We included only patients who had attended the practice previously (one visit being the minimum); patients who changed doctors after one visit were therefore not included in the study. However, such "voting with one's feet" is probably less common in oncology, owing to the patients' illness and limited alternative treatment institutions in oncology than is the case, for example, for family doctors/general practitioners. This is supported by the low proportion of patients that were not referred directly to the oncologist by their family doctor/general practitioner/specialist. If patients had selected the doctors themselves (after dissatisfaction with the first doctor) a larger proportion of those surveyed could have been
expected to have found their oncologist via friends/acquaintances or other independently gathered information.

The second possible selection bias relates to participation in the survey. In spite of rules about patient inclusion, satisfied patients might show greater willingness to participate. For this reason, we measured the association between the response rate of each practice and the average patient satisfaction. In case of self selection, those practices of which mainly the satisfied patients have participated in the survey would have had to have a higher rejection rate and thus a lower response rate. The correlation between response rate and satisfaction would therefore be negative. Such an association was not found for any of the 3 scales (practice furnishings and equipment, staff and organization, doctor-patient relationship). The test is meaningless if an identical extent of self selection is present in all practices. Whether lower validity of items may be a cause of the high satisfaction ratings should be subject to further studies.

The relevant relative differences in results that point at weaknesses include the waiting rooms. The PASQOC study already indicated this (including a lack of materials to entertain patients and information materials) (17). This is similar in many practices, but patients criticize only this one aspect, without relevance for their overall satisfaction with their healthcare. The situation is similar for the overall satisfaction reported for telephone access to the practice in an emergency. This was obviously mainly commented on by patients who had had negative experiences in this regard, so this criticism carries weight in terms of the need for improvement. The appointments system received good ratings in the survey, whereas the poorer rating of waiting times indicates problems in some practices. Waiting times in spite of an appointment having been made were mentioned repeatedly as a problem that substantially affects the overall satisfaction of cancer patients (4, 5).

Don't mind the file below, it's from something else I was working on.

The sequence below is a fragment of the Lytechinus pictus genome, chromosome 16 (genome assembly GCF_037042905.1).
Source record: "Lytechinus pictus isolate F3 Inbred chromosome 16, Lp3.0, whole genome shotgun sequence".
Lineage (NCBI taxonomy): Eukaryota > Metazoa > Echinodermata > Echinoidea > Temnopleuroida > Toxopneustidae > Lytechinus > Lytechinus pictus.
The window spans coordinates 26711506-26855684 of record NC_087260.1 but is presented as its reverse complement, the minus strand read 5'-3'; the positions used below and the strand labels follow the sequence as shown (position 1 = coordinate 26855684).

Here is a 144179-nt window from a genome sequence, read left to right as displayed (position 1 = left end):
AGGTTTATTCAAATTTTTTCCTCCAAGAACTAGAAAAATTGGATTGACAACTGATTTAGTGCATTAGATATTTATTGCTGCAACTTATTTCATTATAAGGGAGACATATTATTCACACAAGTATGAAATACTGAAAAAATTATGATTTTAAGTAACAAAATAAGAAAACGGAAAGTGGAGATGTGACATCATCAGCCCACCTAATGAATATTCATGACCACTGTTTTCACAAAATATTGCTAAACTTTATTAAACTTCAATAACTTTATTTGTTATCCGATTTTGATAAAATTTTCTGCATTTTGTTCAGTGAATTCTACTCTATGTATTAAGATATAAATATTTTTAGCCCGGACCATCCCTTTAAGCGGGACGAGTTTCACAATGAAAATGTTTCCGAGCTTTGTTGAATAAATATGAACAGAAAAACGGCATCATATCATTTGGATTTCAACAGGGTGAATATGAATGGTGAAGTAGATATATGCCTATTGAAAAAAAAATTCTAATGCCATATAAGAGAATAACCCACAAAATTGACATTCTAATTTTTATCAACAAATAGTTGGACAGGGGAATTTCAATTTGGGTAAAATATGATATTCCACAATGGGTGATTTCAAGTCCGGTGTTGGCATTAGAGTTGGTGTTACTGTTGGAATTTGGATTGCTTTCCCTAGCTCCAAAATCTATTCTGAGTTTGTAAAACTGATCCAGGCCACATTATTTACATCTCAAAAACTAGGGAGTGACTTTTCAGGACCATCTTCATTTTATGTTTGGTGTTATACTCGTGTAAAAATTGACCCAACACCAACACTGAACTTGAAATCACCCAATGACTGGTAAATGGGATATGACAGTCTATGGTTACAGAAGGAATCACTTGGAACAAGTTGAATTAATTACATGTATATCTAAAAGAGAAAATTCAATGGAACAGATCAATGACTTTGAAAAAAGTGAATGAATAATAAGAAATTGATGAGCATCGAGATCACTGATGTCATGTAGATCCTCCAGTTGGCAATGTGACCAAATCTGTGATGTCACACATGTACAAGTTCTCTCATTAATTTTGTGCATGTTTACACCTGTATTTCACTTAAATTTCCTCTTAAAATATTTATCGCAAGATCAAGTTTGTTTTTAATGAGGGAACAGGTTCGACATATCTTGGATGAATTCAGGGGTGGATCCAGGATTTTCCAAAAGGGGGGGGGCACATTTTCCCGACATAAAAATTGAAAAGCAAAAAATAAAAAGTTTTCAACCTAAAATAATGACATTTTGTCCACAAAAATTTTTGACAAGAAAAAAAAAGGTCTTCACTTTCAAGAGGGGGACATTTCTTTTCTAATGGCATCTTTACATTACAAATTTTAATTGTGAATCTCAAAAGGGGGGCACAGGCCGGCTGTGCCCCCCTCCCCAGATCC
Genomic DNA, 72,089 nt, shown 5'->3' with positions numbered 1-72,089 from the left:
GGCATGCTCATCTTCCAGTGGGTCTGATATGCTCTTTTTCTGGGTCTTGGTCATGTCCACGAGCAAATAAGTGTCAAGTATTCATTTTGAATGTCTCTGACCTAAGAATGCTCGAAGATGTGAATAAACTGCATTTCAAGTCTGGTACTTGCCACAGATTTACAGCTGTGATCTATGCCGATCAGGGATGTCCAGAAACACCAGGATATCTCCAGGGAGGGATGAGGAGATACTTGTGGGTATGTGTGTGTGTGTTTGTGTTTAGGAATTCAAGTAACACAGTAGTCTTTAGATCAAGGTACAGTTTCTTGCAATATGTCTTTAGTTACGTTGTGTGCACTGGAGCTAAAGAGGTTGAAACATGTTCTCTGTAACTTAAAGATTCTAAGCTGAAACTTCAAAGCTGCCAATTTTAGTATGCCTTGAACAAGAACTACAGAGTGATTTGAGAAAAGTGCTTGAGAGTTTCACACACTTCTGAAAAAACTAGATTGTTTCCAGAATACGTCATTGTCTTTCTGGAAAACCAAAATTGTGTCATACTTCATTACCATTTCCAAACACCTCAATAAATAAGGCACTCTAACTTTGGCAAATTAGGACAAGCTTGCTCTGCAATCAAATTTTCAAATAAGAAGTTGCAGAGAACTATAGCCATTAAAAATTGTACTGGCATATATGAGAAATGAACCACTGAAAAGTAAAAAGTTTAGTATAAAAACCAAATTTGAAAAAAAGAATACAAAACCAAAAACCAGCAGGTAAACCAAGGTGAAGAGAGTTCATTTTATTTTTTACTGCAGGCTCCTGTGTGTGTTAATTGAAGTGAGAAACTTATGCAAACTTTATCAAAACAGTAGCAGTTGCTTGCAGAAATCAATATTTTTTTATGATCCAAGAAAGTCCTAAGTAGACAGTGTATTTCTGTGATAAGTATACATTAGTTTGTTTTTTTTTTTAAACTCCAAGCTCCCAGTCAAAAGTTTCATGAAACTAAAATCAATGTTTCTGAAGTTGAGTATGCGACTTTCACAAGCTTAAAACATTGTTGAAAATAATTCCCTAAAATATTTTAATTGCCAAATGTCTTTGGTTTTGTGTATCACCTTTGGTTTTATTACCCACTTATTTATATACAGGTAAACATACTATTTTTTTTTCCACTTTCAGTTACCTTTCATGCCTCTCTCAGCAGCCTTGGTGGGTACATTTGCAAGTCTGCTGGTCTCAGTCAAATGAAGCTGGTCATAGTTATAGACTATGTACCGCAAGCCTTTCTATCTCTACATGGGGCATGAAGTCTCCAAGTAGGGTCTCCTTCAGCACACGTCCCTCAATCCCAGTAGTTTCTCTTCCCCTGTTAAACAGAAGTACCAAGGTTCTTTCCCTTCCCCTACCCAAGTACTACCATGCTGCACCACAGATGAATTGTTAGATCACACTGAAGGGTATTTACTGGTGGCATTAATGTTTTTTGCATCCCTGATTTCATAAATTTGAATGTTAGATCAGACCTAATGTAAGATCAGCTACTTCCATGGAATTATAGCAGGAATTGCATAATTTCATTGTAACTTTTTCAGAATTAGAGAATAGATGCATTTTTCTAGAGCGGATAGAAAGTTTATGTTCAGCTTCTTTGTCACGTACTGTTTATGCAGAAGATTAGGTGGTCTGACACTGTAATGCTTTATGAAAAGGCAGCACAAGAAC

In the doctor-patient relationship, questions about or complementary medicine have an important role. For some patients, this is a total irrelevance, but many responses reflected patients' wishes for more medical information about this subject. The results are consistent with recent findings about the doctor as information provider for cancer patients (18). The wide use of complementary and alternative therapies in cancer patients has been shown in many international studies, as has the patients' need to communicate with their doctors about this topic (19). Several findings exist about the challenge that this presents to traditionally trained doctors (20). Since many doctors received good ratings in oncology practices, doctors' competence with regard to this topic should be studied in greater detail to benefit doctors' advice to patients.